A great update today from ESA’s Catherine Watson, on the Swarm project team and actually now in Plesetsk, describing activities back at ‘mission control’ – ESOC. She wrote: “We are having a quiet phase here in Plesetsk and it would be a good opportunity to describe how the teams at ESOC in Darmstadt are also rather busy with Swarm preparations.”
Back at Mission Control
Preparations are continuing in the Mission Operation Centre, housed within ESA’s ESOC facility in Darmstadt, for the Launch and Commissioning Phase.
Colleagues from the Swarm Project Team at ESTEC and from an Industrial team have joined the Flight Operation team at ESOC to prepare for launch day.
Their first task was to learn about and understand the Swarm-specific flight operations infrastructure (which has been carefully built up in the past several years), find their way around the Main Control Room, the supporting facility rooms and the Project Support Room as well as get to know the Flight Operations team and their roles.
The teams have been rehearsing real-time mission operations, which start after the Swarm satellites have been separated from the Breeze-KM (upper stage) and adapter in orbit. Separation is due to take place approximately 1 hour 30 minutes after launch.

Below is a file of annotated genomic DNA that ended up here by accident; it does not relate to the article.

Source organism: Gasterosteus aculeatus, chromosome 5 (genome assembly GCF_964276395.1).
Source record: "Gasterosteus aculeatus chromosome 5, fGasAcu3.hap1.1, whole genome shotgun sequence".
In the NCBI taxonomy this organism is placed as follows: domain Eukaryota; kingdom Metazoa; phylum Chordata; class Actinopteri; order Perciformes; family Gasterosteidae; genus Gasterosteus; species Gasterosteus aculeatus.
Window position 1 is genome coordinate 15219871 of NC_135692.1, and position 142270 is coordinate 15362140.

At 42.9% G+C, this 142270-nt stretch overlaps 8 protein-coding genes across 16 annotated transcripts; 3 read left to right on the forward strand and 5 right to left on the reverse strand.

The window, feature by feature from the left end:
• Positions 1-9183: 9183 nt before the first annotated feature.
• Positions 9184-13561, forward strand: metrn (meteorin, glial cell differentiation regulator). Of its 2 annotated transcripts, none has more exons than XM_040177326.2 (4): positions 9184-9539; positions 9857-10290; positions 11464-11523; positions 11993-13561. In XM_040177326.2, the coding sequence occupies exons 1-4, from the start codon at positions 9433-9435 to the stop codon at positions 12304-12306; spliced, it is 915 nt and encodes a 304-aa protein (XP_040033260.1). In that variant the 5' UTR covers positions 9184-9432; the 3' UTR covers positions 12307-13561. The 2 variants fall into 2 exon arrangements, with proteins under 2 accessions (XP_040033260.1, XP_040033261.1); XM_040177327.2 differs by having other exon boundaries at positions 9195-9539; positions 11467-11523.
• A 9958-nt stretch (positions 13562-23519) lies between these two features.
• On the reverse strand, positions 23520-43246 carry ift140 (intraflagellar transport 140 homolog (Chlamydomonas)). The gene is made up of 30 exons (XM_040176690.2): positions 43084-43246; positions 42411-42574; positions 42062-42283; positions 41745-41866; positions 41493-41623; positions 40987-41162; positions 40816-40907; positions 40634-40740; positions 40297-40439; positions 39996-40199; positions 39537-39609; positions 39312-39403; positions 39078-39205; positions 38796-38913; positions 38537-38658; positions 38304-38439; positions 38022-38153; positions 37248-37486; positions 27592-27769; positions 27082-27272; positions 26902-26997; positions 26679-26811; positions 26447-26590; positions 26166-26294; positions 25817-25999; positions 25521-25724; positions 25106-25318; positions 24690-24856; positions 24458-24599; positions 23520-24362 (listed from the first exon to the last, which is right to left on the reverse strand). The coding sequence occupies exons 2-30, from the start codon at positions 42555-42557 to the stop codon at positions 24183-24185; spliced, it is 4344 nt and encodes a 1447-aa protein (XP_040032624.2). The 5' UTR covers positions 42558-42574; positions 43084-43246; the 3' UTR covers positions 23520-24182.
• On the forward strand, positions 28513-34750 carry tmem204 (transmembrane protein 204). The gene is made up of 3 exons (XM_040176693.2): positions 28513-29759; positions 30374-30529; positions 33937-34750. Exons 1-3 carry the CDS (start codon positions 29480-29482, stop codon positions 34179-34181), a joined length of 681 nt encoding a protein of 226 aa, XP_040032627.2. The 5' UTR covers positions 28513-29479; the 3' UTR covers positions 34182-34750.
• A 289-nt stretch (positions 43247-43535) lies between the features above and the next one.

The Project team as well as the team from Industry have been familiarising themselves with all aspects of the Launch and Early Orbit Phase (LEOP) and the follow-on Commissioning Phase. Due to the complexity of deploying three satellites safely in orbit, there are numerous procedures and timelines that have to be closely followed and adhered to.
As part of the preparation, the teams train in a simulated environment and are confronted with complex situations and anomalies, which have to be solved in real-time to ensure the safety and correct functionality of the satellite and scientific instruments.
Many possible variations of errors and issues are introduced into the simulated satellites or the ground systems during these training sessions, which – although the teams learn to solve them – they hope do not actually occur during LEOP.
One readiness highlight will come on 26 October, when the launch campaign team at Plesetsk will conduct a launch set-up rehearsal. On that day, the teams at ESOC will be on console in ‘listen in’ mode, monitoring what happens during the satellite preparations up to the launch countdown.
The two centres – Plesetsk and ESOC – each concentrate on a critical period of the launch: The team at Plesetsk are focused on what happens up to and including lift-off, while the teams at ESOC are focused on the mission starting after separation from the upper stage, when they acquire the first signals from the satellites.